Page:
- “We accomplished a lot at the Great American Beer Festival (four medals and Best Small Brewery awards), that has been our main accomplishment so far. Looking ahead, we have started barrel-aging some beers right now and those will be ready in the future.”
- “There will always still be room for new breweries. It’s all about the co-opetition.”
Joymongers Brewing Co.
Jim Jones, owner
- “What makes us unique is our ability to brew so many different beers, giving our customers something new to try each visit. We have 17 beers on tap at a time and we’ve been able to offer over 150 different varieties of styles in the last nine months since we opened.”
- “I think we’ve got a good scene here in the Triad and it is still early for us. What’s most exciting about the Triad scene is that we’re just revving up. We’re going to see a lot of growth over the next few years.”
- “There are a lot of talented folks in the local market, from Jamie (Bartholomaus) at Foothills on the larger end to the great new breweries like Brown Truck and Wise Man. And Preyer Brewing Company really does some fun stuff locally.”
- “I think IPAs are still really popular. We’re branching out into more farmhouse ales and that will continue to be a focus for us on the beer front. As far as overall trends, we think that serving a community as a model is becoming big. They’ve been working on that model for 500 years in Europe.”
- “We’re just so proud of how Greensboro has supported our first nine months here. We’ve gone from zero to 60 very fast and we’re just thrilled that people are enjoying Joymongers.”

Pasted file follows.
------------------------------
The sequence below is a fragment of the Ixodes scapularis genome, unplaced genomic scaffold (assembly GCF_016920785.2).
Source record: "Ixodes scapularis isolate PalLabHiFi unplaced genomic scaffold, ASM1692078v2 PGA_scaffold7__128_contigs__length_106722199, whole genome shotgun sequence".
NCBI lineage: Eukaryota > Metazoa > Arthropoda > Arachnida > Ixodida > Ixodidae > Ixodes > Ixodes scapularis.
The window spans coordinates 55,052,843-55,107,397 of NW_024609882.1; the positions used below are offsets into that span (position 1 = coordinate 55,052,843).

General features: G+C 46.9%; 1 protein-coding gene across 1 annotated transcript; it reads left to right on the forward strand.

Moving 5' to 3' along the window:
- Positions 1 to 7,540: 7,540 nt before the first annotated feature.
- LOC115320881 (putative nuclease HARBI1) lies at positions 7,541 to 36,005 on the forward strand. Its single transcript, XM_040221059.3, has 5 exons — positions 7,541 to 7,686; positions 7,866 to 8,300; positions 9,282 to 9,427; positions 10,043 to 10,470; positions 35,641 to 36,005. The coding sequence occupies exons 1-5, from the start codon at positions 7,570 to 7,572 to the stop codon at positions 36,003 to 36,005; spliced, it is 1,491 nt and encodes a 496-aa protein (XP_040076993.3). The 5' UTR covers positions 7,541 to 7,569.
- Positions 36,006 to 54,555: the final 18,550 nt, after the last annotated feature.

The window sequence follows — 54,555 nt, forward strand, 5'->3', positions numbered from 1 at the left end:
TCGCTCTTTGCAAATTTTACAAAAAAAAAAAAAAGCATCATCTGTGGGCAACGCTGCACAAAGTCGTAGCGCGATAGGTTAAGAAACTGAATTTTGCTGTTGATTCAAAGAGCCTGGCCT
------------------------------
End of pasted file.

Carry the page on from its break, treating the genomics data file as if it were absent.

- “Oh gosh, there’s tons of room in the local scene. I don’t think we’ve even scratched the surface in the Triad yet. Asheville, Charlotte and Raleigh are pretty mature markets, but there’s still a lot of runway for us here in the Triad.”
Small Batch Beer Co.
Derek Mern, Brew Master
1. “We brew small batches and that lets us use a lot of special ingredients that the big guys just can’t use. It’s like our blood orange IPAs we did, with them we can use real blood oranges, but a guy doing 50 barrels wouldn’t be able to do that.”
2. “I think the Triad’s right there with all of the other ones (craft beer scenes in the state). We’re equal to them and better than most.”
3. “I probably admire all of them, they’re all out their doing their own thing. I admire anyone will to go out there and do something from scratch like this.”
4. “Hopefully the next big thing isn’t another New England IPA. I think people are looking for more balanced beers, ones that aren’t so hops overloaded.”
5. “This year we’ve started doing some barrel-aged sours that have been pretty good. We’ve also opened up Burger Batch (their burgers and shakes restaurant) next door, although that did move me out of my brewing place.”
6. “I thought we’d reached the peak a year ago, and I thought it when only 30 percent of the brewers we have now were here. You’d think there has to be saturation at some point, but it hasn’t happened yet. I guess as long as people keep enjoying craft beer, there’s going to be room for more.”